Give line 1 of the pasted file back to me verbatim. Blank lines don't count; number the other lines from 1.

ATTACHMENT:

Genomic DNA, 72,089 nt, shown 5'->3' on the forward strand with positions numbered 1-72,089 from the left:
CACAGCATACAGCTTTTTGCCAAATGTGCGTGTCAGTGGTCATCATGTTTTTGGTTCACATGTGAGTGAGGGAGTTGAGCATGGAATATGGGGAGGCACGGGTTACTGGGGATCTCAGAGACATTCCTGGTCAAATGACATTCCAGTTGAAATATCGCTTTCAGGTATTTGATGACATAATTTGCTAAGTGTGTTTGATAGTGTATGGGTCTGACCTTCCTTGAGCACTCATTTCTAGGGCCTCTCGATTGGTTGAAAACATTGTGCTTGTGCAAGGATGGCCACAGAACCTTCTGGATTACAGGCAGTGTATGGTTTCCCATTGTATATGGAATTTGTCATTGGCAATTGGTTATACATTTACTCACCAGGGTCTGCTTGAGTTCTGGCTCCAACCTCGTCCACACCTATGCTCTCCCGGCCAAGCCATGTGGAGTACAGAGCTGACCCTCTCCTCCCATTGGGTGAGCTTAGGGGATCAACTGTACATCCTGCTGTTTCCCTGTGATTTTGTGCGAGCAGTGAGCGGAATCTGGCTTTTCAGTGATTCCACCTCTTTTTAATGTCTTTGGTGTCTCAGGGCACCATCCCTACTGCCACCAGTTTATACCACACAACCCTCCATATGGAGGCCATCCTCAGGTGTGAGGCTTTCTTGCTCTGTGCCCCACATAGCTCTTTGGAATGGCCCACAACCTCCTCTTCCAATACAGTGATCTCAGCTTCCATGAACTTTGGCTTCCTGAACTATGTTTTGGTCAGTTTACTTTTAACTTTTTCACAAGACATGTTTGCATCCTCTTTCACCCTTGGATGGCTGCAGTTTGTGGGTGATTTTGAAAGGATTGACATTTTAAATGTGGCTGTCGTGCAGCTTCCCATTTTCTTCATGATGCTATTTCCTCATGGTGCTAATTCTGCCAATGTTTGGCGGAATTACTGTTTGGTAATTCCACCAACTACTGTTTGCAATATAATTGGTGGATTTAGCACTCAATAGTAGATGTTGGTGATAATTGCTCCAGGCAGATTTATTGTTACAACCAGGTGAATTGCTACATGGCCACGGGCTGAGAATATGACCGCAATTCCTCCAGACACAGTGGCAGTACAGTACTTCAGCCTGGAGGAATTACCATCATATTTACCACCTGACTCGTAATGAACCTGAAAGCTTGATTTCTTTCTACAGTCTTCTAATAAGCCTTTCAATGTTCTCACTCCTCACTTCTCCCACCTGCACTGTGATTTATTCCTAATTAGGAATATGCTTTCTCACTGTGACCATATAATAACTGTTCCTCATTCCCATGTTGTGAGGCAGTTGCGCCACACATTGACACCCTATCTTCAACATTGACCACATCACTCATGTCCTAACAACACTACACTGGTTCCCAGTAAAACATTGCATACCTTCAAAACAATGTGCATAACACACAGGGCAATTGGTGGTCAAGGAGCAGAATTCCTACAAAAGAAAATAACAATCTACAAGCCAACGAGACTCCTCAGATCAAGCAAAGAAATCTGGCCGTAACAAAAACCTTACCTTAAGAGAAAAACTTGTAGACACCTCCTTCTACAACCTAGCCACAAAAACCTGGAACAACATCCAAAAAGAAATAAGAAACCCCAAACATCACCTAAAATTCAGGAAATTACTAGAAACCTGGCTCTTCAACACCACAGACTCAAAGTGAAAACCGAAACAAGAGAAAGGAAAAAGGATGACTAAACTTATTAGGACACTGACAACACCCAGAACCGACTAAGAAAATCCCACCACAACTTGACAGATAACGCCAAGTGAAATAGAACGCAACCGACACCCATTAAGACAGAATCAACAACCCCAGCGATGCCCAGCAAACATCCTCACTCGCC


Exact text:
Genomic DNA, 72,089 nt, shown 5'->3' on the forward strand with positions numbered 1-72,089 from the left: